Lonza will work with Agilent to define the ideal Critical Quality Attributes (CQAs) for cell therapy manufacturing.

Dan Stanton, Managing editor

January 17, 2022

3 Min Read
Lonza teams with Agilent to make cell therapy Cocoon platform ‘smarter’
Image: c/o Lonza

Lonza will work with Agilent to define the ideal Critical Quality Attributes (CQAs) for cell therapy manufacturing and help better control the in-process controls and analytics of its patient-scale Cocoon platform.

Lonza’s Cocoon platform is a single system that can be used for a variety of different autologous cell therapy protocols, with each patient batch produced in a single disposable cassette customized to their specific process.

The automated point-of-care manufatcuring system was developed by Octane Biotech, and though Lonza has worked with the firm since 2015 to help develop the platform, it acquired a controlling stake in the company in October 2018, describing the tech at the time as a “game changer” in the autologous cell therapy space.


Image: c/o Lonza

Now Lonza is looking to optimize the platform by addressing the actual needs of the autologous cell therapy production space through a collaboration with analytics firm Agilent Technologies.

“Agilent is a leader in the field of analytics,” Nicholas Ostrout, senior director of Business Strategy & Implementation, Personalized Medicine, Lonza told BioProcess Insider. “We found their portfolio of technologies compelling, based on their participation in important research work that supports key advancements in cell therapy.

“We decided to leverage the existing innovative technologies of an established player in the market rather than reinvent these tools ourselves. By partnering with Agilent, we can bring these technologies to the market faster and within platforms that the field is familiar with.”

The collaboration aims to develop and integrate current and new analytical technologies into patient-scale cell therapy manufacturing workflows with the Cocoon Platform, but also hopes to define the ideal Critical Quality Attributes (CQAs) required for cell therapies and build improved analysis packages to manufacture higher quality therapeutic products with greater consistency.

“Generally speaking, the field is still in its infancy in its understanding of the CQAs required to manufacture a safe and efficacious product; there is a lack of clinical experience with cell and gene therapy (CGT) products, compared to other, more well-studied classes of pharmaceutical products,” Ostrout said.

“Therefore, the field is still developing a basis of understanding to define CQAs associated with a safe and efficacious product. The process is made even more complex by the fact that, unlike many other therapeutics, CGT products may persist in humans long-term, and are likely to evolve over time, thus necessitating a contextual understanding of product safety and efficacy within given indications and patient populations.”

Since the addition of the platform, Lonza has publicized several deals with companies and establishments looking to use the Cocoon tech, but it has only been used in a clinical setting since late 2020. While the platform can currently control temperature, pH, and dissolved oxygen, Ostrout said Lonza plans to enhance integrated analysis technologies in the platform with a hope that it will be able to monitor more properties in real-time during the manufacturing process to assist in meeting required specifications.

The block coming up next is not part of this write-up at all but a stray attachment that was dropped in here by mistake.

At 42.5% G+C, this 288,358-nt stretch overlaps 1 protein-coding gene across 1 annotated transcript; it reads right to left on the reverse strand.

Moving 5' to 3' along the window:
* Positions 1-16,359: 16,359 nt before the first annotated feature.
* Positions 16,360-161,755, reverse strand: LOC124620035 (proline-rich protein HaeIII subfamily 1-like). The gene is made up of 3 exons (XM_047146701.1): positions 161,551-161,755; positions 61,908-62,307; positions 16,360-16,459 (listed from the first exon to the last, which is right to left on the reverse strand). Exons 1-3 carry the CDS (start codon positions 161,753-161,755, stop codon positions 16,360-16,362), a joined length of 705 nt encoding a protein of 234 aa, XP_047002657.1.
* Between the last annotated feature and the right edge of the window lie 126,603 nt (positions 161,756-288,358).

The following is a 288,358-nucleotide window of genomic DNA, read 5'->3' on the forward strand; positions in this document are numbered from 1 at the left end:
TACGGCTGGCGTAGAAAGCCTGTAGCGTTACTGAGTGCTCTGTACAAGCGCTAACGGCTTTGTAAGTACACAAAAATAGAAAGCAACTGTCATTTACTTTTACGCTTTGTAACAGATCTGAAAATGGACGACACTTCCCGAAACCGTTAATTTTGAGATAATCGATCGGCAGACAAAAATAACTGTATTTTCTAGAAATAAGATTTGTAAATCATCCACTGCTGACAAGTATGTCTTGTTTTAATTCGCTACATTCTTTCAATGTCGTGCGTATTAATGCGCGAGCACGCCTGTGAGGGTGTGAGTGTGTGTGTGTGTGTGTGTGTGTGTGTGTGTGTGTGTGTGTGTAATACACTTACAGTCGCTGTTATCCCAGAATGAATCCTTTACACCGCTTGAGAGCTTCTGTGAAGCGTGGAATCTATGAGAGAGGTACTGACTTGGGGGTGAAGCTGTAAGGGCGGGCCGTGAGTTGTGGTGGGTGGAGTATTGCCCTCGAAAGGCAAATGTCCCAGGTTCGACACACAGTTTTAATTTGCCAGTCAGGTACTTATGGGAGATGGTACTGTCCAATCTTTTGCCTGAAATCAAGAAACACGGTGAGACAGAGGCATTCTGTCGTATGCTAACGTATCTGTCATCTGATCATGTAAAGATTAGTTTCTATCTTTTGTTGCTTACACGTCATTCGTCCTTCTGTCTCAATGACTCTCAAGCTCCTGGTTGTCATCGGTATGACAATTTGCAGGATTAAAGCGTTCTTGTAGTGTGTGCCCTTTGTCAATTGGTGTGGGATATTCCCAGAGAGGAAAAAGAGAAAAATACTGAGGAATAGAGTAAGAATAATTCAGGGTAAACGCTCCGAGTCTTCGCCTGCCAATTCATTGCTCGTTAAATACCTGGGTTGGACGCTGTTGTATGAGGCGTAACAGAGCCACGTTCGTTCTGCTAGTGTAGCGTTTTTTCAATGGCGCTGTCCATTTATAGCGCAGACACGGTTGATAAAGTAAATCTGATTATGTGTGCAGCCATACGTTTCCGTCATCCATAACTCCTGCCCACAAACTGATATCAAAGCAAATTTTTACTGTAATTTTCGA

“There is value in generally establishing a deeper understanding of CQAs for cell therapies broadly in the field and implementing analysis technologies directly into the manufacturing platforms. As the field of cell therapy moves towards complete automation, we feel that there is an opportunity to begin integrating technologies directly into the manufacturing platform. This will assist in analyzing CQAs at relevant intervals during the process and understanding the key release criteria required to manufacture the ideal cell therapy for a given indication.”

He added: “The more functionality a closed system offers, the more compelling the automated manufacturing solution becomes. However, the quality of the therapy is obviously the most important aspect. As such, manufacturing platforms will have to become “smarter” to ensure the ideal product is manufactured for any given patient and indication. As therapies become more personalized, it’s critical that the manufacturing process can make adjustments in real-time.”

About the Author(s)

Dan Stanton

Managing editor

Journalist covering the international biopharmaceutical manufacturing and processing industries.

Founder and editor of Bioprocess Insider, a daily news offshoot of publication Bioprocess International, with expertise in the pharmaceutical and healthcare sectors, in particular, the following niches: CROs, CDMOs, M&A, IPOs, biotech, bioprocessing methods and equipment, drug delivery, regulatory affairs and business development.

From London, UK originally but currently based in Montpellier, France through a round-a-bout adventure that has seen me live and work in Leeds (UK), London, New Zealand, and China.

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